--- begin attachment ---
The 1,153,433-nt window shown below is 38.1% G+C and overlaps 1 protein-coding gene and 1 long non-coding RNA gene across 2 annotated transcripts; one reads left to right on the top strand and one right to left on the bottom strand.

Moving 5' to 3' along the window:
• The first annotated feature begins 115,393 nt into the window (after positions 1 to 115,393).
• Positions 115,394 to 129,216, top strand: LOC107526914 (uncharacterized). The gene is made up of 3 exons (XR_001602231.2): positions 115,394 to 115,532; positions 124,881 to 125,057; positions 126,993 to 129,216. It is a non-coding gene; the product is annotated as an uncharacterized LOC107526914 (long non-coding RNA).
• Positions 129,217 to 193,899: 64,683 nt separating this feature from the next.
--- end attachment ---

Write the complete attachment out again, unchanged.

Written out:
The 1,153,433-nt window shown below is 38.1% G+C and overlaps 1 protein-coding gene and 1 long non-coding RNA gene across 2 annotated transcripts; one reads left to right on the top strand and one right to left on the bottom strand.

Moving 5' to 3' along the window:
• The first annotated feature begins 115,393 nt into the window (after positions 1 to 115,393).
• Positions 115,394 to 129,216, top strand: LOC107526914 (uncharacterized). The gene is made up of 3 exons (XR_001602231.2): positions 115,394 to 115,532; positions 124,881 to 125,057; positions 126,993 to 129,216. It is a non-coding gene; the product is annotated as an uncharacterized LOC107526914 (long non-coding RNA).
• Positions 129,217 to 193,899: 64,683 nt separating this feature from the next.